@Valatan: Well, I think there’s a significant change in street/pickup v. official football in what you have right there: without pads, the rules change to “two hand touch” and the like. I’ve seen that happen, actually, but hadn’t even thought of it until you mentioned it. So it’s not “proper” football, it’s a (one could say literally) poor imitation of the “real” thing because they aren’t tackling (or at least aren’t tackling as much), it’s not as gridiron, etc. Rules about contact and such that would, indeed, change the way the game is played, don’t really occur in pickup soccer. You’re right, pickup football doesn’t involve pads, and that’s the point. Whereas I’ve seen (and participated in) pickup *soccer* games where some participants had pads before, some of these padded players not even being involved in leagues or anything elsewhere- they just have their own sets of pads and sometimes cleats, too. I wouldn’t know if football cleats are more expensive than soccer ones, but I can’t testify as to whether I’ve seen pickup football players in cleats, too.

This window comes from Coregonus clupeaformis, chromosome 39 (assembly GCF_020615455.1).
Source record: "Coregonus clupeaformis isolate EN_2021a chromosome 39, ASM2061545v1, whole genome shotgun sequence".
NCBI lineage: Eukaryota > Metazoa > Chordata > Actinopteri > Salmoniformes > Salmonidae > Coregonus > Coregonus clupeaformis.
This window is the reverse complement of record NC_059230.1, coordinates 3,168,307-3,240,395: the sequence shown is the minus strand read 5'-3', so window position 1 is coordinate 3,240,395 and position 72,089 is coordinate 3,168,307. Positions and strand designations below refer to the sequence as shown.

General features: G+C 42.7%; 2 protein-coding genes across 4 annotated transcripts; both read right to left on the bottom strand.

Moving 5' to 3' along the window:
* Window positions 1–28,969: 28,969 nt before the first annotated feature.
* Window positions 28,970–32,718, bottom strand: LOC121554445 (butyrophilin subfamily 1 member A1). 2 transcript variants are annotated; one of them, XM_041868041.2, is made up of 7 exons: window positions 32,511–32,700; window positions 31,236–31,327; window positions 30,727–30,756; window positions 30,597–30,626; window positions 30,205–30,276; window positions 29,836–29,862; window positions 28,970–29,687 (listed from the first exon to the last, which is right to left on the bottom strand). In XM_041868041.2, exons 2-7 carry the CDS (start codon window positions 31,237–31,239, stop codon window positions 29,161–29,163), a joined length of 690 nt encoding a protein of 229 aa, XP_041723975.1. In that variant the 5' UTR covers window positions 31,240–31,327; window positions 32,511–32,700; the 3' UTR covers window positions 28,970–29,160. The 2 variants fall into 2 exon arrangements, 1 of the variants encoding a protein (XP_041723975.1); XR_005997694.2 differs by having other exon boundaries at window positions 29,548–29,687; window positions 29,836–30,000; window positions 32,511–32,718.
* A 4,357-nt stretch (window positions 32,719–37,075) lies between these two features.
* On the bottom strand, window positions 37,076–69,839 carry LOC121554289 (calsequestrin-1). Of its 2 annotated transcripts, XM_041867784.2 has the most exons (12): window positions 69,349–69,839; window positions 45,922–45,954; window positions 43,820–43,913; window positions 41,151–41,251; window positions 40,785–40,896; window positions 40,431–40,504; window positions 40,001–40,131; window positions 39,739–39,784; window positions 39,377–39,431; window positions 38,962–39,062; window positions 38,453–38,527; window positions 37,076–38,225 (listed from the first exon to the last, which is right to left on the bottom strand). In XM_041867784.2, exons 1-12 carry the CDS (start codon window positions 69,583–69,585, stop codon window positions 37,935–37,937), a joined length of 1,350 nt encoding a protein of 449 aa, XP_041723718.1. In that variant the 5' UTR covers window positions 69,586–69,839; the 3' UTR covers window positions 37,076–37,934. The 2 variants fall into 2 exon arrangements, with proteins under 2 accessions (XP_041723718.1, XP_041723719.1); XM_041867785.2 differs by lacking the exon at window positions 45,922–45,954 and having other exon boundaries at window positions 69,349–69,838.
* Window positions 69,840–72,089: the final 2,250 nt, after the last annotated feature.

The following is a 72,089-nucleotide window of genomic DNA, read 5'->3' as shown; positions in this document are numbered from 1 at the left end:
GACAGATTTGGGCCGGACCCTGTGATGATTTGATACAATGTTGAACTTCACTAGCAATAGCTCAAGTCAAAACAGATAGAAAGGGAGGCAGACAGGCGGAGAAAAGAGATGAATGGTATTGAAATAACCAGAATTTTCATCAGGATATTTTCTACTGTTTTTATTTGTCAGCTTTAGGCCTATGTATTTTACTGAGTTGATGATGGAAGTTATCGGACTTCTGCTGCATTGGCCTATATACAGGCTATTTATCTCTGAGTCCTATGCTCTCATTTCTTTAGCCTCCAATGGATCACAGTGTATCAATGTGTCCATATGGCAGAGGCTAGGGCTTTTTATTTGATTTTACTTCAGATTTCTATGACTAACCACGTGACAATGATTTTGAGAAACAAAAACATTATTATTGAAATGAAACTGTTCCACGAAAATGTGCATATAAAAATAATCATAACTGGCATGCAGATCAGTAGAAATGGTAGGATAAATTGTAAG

I started getting pretty off-topic there, so I’ll stop now, but yeah.


  20. Timothy J Swann #

    I wrote a long comment that did not get successfully posted so I emailed this to John – in it, I noted that despite their unAmerican nature, Rugby and Cricket both use technology to assess decisions (as does the Anglo-French sport Tennis, but that has popular and successful American influence, so I skipped past it) – only football (aka real football, our football, the footie) has kept away from embracing it. The culprit in this is said to be Sepp Blatter, FIFA President (or President-for-Life, so it seems), who demands that the game remain the same at the highest level as the most basic.
    (For more on this, especially the potentially hypocritical influence of sponsorship in a fun way, try Baddiel and Skinner’s podcast, possibly the most popular podcast in the UK, having had a million downloads over the course of 12 20 minute shows on Absolute Radio ).

    However, it might just be that Blatter believes in Time’s Arrow more than any American ever could.


  21. Timothy J Swann #

    Oh, one final thing – do they call it overtime when commentating on ‘soccer’ in the USA? Because I would always call it ‘extra time’, and I wondered whether that was just peculiarly British.